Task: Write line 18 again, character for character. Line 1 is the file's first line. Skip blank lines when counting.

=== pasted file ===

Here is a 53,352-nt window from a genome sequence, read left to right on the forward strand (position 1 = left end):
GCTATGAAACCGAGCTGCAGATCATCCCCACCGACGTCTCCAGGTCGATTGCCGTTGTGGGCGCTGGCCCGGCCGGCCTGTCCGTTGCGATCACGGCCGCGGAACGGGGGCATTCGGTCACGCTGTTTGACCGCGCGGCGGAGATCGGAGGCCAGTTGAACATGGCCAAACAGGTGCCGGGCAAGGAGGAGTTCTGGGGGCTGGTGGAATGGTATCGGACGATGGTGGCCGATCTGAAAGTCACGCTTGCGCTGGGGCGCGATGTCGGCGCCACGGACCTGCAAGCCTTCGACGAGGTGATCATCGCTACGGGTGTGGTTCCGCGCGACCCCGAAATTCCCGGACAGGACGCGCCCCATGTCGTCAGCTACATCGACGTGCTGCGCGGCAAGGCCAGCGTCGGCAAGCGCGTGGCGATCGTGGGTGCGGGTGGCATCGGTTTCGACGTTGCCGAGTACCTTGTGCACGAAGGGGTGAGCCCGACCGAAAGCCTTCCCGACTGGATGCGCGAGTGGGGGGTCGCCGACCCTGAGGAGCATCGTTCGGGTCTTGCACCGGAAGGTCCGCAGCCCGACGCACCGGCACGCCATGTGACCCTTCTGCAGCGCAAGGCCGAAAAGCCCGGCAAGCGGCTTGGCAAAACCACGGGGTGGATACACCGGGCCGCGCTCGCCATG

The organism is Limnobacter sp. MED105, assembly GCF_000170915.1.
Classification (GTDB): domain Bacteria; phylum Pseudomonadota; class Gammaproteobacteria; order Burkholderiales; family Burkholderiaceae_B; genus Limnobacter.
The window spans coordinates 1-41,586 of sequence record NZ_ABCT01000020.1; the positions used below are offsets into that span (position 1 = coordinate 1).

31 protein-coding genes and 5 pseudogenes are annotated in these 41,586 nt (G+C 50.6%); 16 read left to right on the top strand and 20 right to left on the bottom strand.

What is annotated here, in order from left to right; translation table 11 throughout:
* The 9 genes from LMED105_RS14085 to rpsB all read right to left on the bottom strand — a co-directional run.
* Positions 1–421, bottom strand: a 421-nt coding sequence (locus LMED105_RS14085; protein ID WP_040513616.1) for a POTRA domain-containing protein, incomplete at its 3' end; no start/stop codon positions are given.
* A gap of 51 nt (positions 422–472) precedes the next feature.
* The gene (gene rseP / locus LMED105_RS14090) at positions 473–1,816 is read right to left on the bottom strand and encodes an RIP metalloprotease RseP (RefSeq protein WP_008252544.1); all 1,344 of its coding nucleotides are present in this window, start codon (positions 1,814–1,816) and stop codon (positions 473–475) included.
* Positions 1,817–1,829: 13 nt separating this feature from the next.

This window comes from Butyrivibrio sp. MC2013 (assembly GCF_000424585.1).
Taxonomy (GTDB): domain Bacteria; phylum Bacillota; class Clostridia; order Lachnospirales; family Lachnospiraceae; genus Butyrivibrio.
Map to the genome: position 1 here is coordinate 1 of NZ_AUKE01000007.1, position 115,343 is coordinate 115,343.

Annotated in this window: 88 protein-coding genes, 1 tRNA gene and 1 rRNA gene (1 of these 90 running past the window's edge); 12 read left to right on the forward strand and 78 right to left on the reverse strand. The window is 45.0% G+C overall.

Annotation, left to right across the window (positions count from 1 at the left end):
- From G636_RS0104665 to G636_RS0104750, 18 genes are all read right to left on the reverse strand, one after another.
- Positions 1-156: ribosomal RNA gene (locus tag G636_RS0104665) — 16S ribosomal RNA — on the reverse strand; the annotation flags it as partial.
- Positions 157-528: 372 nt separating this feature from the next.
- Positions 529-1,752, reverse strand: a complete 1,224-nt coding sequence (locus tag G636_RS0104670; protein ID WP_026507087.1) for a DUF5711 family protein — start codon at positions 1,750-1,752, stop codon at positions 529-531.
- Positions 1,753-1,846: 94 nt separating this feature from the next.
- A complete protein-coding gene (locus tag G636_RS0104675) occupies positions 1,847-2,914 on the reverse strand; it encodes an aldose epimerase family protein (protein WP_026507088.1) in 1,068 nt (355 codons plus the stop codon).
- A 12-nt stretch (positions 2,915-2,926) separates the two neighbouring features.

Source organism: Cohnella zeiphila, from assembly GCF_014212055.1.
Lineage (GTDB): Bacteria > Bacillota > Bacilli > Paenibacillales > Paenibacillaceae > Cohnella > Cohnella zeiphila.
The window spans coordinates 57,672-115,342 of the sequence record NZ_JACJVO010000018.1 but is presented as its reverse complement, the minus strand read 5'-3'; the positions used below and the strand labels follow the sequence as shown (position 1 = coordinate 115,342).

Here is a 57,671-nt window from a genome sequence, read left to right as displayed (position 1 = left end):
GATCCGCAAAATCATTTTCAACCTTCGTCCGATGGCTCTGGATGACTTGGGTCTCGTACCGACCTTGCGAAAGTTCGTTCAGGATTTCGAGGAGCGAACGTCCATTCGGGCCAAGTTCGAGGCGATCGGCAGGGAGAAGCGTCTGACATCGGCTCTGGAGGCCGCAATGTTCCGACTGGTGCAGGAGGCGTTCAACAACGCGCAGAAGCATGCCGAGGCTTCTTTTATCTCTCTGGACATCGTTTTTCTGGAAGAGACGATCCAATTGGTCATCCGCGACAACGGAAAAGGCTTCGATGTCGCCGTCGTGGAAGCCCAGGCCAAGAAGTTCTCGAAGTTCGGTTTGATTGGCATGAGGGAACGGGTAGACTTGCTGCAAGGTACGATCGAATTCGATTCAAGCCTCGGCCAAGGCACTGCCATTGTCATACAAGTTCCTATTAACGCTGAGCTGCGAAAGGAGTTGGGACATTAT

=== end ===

- From G636_RS0104665 to G636_RS0104750, 18 genes are all read right to left on the reverse strand, one after another.